In this Think Pragati article, Associate, Sharmadha Srinivasan shares her analysis on how we can bridge the gap between the need for long-term reforms and the push and pull of short term populism. She writes,
"Reforms tend to have benefits that are widely dispersed and costs that are concentrated on a few. A second strategy for increasing politically feasibility of structural reforms would be to adequately compensate the losers of a reform policy. This might include workers at risk of displacement, who tend to resist change. Compensation money can be generated directly from the beneficiaries of the reform. For example, when price-support mechanisms for the dairy industry in Australia were finally removed, farmers were provided with adequate compensation, financed from a levy on milk consumers. This reflected the reduction in the value of their dairy holdings and facilitated adjustment within the industry.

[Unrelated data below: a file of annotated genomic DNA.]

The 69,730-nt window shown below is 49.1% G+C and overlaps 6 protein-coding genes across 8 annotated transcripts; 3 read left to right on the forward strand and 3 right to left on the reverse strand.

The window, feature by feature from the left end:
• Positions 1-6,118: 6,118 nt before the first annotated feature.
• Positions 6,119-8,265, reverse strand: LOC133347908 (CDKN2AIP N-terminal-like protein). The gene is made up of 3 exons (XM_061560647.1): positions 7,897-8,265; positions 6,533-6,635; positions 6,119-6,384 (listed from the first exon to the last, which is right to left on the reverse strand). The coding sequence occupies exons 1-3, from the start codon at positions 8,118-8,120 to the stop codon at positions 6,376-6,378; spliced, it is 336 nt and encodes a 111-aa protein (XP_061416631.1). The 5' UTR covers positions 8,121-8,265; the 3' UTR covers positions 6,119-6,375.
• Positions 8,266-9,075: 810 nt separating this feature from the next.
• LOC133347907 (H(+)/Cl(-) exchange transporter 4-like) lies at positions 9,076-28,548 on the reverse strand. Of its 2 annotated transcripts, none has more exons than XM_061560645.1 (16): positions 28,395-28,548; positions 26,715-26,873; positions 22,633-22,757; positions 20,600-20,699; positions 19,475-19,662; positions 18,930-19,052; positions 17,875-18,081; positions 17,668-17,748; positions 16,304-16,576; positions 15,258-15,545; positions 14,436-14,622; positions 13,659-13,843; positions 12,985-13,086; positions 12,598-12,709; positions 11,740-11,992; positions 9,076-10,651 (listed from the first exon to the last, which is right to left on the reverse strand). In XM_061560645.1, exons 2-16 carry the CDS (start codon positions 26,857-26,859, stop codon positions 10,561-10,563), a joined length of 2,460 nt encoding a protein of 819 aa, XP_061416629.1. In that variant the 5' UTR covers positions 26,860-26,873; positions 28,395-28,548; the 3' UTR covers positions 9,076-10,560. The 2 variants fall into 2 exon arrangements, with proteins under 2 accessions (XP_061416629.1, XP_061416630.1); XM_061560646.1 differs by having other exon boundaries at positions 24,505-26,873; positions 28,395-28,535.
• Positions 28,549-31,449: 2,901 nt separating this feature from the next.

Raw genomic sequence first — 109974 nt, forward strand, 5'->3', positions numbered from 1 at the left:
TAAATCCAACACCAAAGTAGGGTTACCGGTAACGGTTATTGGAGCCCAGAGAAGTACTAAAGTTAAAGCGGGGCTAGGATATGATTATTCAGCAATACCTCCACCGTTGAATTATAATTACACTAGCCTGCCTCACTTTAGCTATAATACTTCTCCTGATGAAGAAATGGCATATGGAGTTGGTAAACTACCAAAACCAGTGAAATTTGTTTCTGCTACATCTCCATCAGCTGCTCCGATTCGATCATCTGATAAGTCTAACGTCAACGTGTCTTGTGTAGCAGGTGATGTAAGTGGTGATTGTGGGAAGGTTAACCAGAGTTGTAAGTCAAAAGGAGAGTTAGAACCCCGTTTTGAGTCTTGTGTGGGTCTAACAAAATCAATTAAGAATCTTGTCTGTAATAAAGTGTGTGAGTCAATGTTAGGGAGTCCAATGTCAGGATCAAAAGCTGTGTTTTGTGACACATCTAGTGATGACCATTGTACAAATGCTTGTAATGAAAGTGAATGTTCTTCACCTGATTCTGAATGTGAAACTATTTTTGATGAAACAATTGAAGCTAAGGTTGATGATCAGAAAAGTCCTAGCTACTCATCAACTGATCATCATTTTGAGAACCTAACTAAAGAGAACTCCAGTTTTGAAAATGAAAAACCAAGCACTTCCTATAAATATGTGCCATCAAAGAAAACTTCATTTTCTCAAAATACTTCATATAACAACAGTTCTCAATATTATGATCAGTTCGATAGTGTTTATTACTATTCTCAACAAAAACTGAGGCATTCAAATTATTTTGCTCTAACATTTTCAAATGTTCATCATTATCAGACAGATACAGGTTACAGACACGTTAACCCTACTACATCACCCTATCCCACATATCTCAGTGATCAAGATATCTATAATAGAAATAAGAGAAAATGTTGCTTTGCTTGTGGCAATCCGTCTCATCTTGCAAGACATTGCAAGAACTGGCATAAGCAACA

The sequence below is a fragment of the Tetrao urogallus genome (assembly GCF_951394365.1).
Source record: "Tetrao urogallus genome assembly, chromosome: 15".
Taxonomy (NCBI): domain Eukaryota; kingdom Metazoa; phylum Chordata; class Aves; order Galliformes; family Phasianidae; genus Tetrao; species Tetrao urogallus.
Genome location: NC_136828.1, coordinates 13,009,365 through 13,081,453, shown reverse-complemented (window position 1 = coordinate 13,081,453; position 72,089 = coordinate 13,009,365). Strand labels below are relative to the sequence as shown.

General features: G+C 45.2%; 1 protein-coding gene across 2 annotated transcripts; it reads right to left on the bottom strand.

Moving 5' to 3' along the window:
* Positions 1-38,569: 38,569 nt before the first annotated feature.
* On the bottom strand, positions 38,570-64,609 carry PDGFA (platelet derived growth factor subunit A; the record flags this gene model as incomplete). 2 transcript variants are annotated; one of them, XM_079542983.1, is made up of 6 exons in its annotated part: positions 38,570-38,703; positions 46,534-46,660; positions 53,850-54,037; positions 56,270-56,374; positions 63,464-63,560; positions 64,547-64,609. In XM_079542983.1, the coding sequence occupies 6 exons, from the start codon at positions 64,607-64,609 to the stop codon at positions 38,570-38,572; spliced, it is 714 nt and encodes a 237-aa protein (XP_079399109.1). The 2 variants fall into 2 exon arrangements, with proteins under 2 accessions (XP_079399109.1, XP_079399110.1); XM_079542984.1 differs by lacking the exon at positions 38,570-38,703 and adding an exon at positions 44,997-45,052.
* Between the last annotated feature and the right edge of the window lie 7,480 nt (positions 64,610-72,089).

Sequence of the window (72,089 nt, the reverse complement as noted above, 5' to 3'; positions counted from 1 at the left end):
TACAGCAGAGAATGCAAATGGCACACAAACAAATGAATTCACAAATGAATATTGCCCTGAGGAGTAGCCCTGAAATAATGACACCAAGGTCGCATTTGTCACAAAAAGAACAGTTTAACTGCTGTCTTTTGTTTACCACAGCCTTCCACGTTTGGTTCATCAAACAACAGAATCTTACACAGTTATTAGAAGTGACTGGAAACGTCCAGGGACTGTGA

The GST reform undertaken by this government is a good example of how this strategy has been employed in India. States opposing the tax reform, fearing loss of revenue to their own coffers, were placated by the Centre’s decision to compensate them for their revenue loss. However, at times there could be a practical difficulty in implementing such compensation as it may not be clear ex-ante as to who the potential losers and beneficiaries of a reform are. "
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